this material. What is the product? I don't know exactly.
The provider of the material, only says it is a cement based
product and maintains the formula like Coke-it's great but
I'm not going to tell you how to make it. We've got 300 -
50lb. Bags coming next week.
They do not have "mortar" here. They use sand,
Portland cement, and water- no other chemicals or ingredients.
Normally the sand is not uniform enough to be used. (As a
matter of note, the sand is absolutely black.) It has to be
screened such that the larger grains are eliminated. This
is done by creating a rigid form over which a certain size
screen is placed. This frame in turn, is placed on an angle
against which shovels full of the raw sand are thrown against
the screen; the smaller grains go through and the larger ones
do not. The smaller particles are then used for "mortar
and the larger ones are either used in concrete or in forming
the final lawyer of gravel before pouring concrete. We were
using two people to do this work. We have subsequently upgraded
the sand (not normally done on job sites) and now have those
two people mixing what passes for "mortar".
We bought an additional cement mixer from our neighbour who
is nearing completion of his construction project and also
bought a "jumping jack" compactor. We will need
both over the next five months and I believe it cheaper to
buy and then resell vs. leasing for that long a time. One
of the electric cement mixers we bought burned a motor as
soon as a load was put on it; $75 to rebuild it. Fortunately,
from my previous experience I knew exactly where to go to
have it done.
The vertical wall rebar (#4 or 5/8") which goes into
the center of the hollow block wall, is approximately 8'-10'
hi. The blocks have to be hoisted up on a "T" type
of tool they make, the block is then speared by the re-bar
and then lowered and set into place. Following which the cavity
is filled with a wet mixture of concrete and tamped to ensure
Below the floor, horizontal #3 rebar (1/2") is used
between each layer (row) of blocks. Above floor level, this
horizontal re-bar is placed in every second row. It is wired
to each of the vertical re-bar and at the structural poured-in-place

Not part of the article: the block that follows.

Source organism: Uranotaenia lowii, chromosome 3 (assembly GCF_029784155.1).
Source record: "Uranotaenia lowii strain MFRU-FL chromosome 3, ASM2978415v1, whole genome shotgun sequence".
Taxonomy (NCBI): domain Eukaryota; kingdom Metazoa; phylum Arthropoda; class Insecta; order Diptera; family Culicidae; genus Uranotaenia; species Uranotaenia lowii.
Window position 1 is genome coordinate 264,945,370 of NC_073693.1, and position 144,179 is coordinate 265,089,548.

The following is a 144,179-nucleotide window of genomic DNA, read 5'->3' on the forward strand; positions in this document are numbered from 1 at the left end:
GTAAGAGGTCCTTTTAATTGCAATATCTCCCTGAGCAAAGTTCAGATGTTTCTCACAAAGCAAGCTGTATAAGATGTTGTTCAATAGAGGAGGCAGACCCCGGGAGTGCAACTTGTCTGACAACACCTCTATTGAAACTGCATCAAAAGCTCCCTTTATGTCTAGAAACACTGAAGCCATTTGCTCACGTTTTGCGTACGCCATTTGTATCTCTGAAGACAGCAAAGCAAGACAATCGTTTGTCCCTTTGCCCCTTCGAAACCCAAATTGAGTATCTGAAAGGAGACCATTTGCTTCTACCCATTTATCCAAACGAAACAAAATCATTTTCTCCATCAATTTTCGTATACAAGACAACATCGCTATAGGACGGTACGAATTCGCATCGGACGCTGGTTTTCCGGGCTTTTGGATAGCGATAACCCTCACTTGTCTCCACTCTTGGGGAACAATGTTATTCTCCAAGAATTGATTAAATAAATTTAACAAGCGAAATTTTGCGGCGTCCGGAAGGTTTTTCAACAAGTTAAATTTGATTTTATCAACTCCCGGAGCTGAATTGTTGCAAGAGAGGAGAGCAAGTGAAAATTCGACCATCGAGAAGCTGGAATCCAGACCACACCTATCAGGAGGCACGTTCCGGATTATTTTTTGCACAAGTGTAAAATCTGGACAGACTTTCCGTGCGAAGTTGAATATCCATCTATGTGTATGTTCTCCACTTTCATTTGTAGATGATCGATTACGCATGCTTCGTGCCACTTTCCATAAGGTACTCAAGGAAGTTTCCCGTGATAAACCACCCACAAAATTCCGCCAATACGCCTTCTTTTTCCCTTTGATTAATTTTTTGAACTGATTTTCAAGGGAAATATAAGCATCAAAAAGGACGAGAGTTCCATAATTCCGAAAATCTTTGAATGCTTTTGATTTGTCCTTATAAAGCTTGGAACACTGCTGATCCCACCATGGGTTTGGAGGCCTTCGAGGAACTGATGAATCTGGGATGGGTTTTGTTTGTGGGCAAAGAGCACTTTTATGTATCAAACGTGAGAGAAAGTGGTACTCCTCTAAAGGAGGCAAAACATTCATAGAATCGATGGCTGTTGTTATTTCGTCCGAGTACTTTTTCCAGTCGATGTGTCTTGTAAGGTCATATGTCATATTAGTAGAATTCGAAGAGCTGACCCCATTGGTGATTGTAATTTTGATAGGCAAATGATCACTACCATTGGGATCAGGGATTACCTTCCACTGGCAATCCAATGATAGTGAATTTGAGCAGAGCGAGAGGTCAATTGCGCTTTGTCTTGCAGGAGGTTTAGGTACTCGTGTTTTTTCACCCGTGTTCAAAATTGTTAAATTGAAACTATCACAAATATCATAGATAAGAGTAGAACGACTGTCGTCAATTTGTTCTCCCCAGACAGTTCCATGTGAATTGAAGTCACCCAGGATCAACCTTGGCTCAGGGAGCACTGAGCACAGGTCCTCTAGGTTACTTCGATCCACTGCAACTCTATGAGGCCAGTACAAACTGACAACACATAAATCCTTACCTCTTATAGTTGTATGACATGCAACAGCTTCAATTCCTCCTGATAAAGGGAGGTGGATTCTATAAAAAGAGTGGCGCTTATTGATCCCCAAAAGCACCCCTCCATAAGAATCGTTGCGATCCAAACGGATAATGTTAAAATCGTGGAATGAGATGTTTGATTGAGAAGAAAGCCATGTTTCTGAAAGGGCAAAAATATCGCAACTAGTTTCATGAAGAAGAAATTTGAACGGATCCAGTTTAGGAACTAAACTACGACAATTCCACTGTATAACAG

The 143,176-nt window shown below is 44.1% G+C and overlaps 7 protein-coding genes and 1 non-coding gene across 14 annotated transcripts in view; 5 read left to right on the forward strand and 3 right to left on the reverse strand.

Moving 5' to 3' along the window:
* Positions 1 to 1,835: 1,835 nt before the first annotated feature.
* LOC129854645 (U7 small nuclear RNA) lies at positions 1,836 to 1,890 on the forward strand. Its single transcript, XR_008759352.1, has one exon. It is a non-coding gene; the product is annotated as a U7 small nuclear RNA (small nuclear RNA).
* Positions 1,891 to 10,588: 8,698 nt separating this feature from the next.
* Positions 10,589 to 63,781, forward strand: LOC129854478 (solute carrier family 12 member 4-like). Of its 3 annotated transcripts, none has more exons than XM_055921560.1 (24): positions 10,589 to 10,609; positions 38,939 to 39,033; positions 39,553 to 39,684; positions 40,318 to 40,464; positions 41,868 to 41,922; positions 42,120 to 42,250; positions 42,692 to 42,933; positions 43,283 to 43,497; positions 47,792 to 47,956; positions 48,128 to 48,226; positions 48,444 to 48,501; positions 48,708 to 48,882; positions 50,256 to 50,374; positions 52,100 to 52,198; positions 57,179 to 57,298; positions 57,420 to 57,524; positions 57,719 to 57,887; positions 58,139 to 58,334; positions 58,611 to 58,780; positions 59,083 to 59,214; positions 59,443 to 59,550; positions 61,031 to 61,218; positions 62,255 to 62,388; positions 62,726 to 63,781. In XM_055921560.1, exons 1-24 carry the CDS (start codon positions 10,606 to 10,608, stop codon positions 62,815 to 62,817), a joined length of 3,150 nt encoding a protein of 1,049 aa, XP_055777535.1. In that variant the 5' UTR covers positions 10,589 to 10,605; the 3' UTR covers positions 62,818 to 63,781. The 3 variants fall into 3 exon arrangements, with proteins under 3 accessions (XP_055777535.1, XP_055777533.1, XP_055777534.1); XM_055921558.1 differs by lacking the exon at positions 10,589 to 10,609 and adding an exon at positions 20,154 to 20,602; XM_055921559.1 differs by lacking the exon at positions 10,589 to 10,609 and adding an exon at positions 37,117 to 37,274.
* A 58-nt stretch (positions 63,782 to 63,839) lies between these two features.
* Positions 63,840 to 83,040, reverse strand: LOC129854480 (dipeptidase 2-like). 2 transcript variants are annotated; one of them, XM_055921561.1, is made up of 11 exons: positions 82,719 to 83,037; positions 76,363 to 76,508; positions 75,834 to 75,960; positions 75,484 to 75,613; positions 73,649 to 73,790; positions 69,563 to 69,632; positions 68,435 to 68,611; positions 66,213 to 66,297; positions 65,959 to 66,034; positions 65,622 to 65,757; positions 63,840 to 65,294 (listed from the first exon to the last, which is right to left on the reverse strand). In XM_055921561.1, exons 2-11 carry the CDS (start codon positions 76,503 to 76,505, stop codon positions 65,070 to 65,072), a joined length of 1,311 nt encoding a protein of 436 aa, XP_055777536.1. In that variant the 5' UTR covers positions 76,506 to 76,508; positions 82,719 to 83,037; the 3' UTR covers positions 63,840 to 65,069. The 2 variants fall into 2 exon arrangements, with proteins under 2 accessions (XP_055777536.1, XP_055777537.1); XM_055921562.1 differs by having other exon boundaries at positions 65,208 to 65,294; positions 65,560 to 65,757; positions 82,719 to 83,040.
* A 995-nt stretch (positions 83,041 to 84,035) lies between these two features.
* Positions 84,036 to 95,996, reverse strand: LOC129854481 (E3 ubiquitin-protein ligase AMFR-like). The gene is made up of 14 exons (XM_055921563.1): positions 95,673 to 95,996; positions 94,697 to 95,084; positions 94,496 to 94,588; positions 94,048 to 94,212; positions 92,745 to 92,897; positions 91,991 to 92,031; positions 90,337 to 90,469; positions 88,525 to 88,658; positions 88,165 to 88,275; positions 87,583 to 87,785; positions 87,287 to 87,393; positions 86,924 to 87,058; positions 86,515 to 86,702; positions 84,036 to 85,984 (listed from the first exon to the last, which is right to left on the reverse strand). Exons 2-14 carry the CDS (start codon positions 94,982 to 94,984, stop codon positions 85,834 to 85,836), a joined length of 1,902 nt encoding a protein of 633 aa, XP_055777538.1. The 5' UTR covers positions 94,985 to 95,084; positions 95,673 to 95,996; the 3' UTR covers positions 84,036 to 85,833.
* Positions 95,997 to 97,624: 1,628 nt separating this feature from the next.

columns, the re-bar is fastened first to the rebar reinforcing
cage and then all is formed and filled with concrete to form
structural beams (collar ties) and/or columns.
The net result when all is finished is a structurally integrated,
On Wednesday we had to alter the hours of work. CR
and Honduras were scheduled to play soccer at 5pm, the normal
quitting time. So we started a half hour early so they could
get to where ever and watch the match. Starting time and quitting
time here are punctual. There is no personal "clean up"
time at the end of the day; people begin putting the tools
away and cleaning up when the whistle blows at 5pm. Other
construction sites shut down entirely. (The game was actually
a 0-0 draw but for some reason CR got the credit and can advance.)
We currently have 46 people on the payroll. I think we could
use some additional people once we get working on the remodeling
of the older units and when we start the three additional
houses-121, 122, and 123.
On Monday we started work on the west gate. The gate
itself was made off site by a welder and brother who worked
for us before and will probably work on renovating the original
units. It is now ready for installation; final painting (antiquing)
will be done once it is installed. The columns will be poured
on Monday and ready for the installation on Wednesday.
Two more telephone lines
A follow up: after Mike, the property manager, having spent
about 5 hrs. at ICE begging for additional phone lines and
being told that none were available in the country, the installers
showed up the following week and in stalled two additional
The year end accounting is virtually done. In CR, all corporate
year ends are Sept. 31 and filings have to be made in November.
The accounting system we had this past year underwent continual
improvement but still lacked some important elements. I wanted
to get it into a useful information, reporting and tracking
system for the new fiscal year. I have settled on an accountant
who will work with the bookkeeper when required; both are
located in Santa Ana. Hopefully the new accounting system